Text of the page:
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Banks lose PPI complaints battle

The High Court today dismissed an attempt to overturn new rules on how firms should deal with complaints about the sale of payment protection insurance (PPI).20 Apr 2011

PPI covers consumers against repayments due on credit products and loans if the consumer cannot afford to pay because of an accident, sickness or death.

On 1st December 2010, the Financial Services Authority introduced new guidance on how PPI mis-selling complaints should be handled and compensation payments calculated (see: PPI: complaints handling and redress, an OUT-LAW Guide).

But in October 2010, the British Bankers Association (BBA) (many of whose members sell PPI policies) issued an application for judicial review of the approach taken by the Financial Services Authority (FSA) and the Financial Ombudsman (FOS) to PPI sales complaints.

The BBA said it was unlawful for the FSA to apply different sales standards than were in the FSA Handbook at the time the sales were made. The regulator, it claimed, was seeking to augment specific rules governing PPI sales and complaints handling - in particular, by a list of "common sales fallings" identified in an open letter to the industry.

It also argued that, under the Financial Services and Markets Act, there is already a statutory procedure for setting up a consumer redress scheme to deal with widespread mis-selling claims. The FSA's measures sought to circumvent this formal procedure and were therefore unlawful.

The FSA said there was no obligation to follow the statutory procedure and that the widespread problems concerning PPI mis-selling permitted it to act as it had done.

It maintained that firms have always been required to abide by the guiding principles for doing business. Obligations to treat customers fairly (Principle 6 in the Handbook) and to pay due regard to customers' information needs and communicate that information in a way that is clear, fair and not misleading (Principle 7) applied whether or not specific conduct of business rules were in place at the time the sale was made.

The BBA, however, said the FSA could not rely on the Principles in this way because they were not "actionable" – in other words, they did not give customers the right to pursue an action for compensation.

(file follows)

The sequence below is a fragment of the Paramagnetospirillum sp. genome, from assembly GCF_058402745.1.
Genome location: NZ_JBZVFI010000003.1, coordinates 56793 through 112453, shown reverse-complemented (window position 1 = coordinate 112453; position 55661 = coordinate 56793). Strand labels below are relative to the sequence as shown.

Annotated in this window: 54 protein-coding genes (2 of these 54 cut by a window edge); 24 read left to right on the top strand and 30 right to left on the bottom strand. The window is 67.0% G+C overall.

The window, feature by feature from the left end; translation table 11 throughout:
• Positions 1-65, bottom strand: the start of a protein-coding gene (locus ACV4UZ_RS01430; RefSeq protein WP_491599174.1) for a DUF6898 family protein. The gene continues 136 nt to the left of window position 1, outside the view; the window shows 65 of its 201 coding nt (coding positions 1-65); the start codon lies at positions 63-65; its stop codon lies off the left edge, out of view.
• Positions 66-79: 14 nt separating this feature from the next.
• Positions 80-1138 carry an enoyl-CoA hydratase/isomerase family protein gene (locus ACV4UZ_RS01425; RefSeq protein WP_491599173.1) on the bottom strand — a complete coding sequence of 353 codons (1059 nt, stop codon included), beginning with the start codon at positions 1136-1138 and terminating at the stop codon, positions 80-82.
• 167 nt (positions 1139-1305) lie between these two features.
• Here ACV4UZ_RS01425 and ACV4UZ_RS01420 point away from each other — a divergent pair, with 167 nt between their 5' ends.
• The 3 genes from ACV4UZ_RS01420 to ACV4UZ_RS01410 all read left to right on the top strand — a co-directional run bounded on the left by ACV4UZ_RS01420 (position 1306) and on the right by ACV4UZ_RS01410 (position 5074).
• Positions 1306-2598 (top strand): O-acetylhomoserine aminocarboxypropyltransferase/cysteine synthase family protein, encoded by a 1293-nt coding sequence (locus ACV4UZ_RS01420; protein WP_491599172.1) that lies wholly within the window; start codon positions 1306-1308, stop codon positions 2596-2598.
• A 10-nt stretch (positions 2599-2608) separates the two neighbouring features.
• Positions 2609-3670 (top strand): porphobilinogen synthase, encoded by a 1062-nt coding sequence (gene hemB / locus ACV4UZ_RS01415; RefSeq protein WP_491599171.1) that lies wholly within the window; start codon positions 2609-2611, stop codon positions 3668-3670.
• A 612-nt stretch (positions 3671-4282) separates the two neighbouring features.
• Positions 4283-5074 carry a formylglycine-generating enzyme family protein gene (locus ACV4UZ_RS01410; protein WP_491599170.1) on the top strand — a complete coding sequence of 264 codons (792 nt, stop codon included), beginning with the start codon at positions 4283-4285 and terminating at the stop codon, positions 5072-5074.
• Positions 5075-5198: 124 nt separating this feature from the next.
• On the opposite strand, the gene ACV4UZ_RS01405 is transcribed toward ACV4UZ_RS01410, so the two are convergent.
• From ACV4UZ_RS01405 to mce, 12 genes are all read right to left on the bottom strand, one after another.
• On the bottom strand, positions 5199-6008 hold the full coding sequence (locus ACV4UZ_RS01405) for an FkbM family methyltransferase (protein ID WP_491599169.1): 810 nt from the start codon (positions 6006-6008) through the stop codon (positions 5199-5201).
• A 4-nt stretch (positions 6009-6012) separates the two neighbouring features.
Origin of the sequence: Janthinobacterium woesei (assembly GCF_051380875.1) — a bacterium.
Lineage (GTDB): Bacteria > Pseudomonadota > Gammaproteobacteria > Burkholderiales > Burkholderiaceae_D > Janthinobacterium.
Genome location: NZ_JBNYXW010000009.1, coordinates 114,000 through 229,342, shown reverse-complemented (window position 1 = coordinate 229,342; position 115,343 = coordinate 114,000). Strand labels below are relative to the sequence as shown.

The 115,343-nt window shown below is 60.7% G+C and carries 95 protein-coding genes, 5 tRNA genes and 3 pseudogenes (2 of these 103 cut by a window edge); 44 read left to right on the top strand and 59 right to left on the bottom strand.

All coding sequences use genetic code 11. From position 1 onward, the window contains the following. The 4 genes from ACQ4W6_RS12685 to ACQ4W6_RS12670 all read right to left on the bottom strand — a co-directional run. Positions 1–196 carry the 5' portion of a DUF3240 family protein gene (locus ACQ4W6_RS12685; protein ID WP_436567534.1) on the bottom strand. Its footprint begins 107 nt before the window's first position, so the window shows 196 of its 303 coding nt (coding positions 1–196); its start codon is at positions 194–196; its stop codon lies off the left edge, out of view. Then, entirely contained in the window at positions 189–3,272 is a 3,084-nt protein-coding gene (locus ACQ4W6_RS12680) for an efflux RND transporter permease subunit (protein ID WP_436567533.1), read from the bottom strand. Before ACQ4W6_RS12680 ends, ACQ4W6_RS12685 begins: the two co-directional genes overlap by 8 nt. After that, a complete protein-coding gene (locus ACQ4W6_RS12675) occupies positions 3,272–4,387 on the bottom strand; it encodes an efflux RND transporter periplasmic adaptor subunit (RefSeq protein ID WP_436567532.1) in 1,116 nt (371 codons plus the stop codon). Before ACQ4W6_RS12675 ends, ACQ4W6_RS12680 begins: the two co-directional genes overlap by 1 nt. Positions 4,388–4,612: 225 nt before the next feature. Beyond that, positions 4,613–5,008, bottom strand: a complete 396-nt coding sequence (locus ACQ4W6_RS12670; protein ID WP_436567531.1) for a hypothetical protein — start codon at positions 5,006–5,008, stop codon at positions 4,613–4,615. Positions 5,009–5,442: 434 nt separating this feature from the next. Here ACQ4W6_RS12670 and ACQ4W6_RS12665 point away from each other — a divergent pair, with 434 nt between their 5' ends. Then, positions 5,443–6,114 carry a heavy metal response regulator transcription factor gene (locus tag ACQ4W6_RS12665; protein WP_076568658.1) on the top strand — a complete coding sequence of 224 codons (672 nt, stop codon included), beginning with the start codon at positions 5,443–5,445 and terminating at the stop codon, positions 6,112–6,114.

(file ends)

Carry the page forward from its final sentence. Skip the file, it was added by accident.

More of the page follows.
The court, however, disagreed. Whether or not actionable, the Principles were one of a number of things firms (and the FOS) should take into account when considering a mis-selling complaint.

"The Principles are best understood as the ever present substrata to which the specific rules are added," the judgment states." The Principles always have to be complied with. The specific rules do not supplant them and cannot be used to contradict them. They are but specific applications of them to the particular requirements they cover."

The fact that there is a statutory procedure for the Treasury to set up a consumer redress scheme was not sufficient to deprive the FSA of all power to choose an alternative remedy, provided one was lawfully available, which the court concluded it was. The BBA's application for judicial review was dismissed.

The FSA welcomed the ruling: "We believe this decision signals the end of years of poor complaint handling and will trigger a dramatic improvement in the way customers are treated when complaining."
The BBA said: "We are disappointed with today’s judgment and now need to consider the details of it very carefully as well as next steps, including whether it would be appropriate to apply for permission to appeal.

“Any complaints that are directly affected by the judicial review and therefore can not be decided will continue to be placed on hold until the next steps have been decided," it added. "We will continue to work closely with the FSA to ensure that all complaints are appropriately handled and customers are not disadvantaged."

Alexis Roberts, an insurance law expert at Pinsent Masons, the law firm behind OUT-LAW.COM said: "The High Court decision opens the doors for very substantial redress payments. Where a distributor is no longer trading for example or in relation to some historic sales, insurers may also be exposed.

"As well as redress payments, there will also be the substantial expense and management time involved in administering complaints and reviewing some old sales, so the redress payments themselves may just be one element of the cost consequences of this decision. All in all, this will be a disappointing decision for the sector."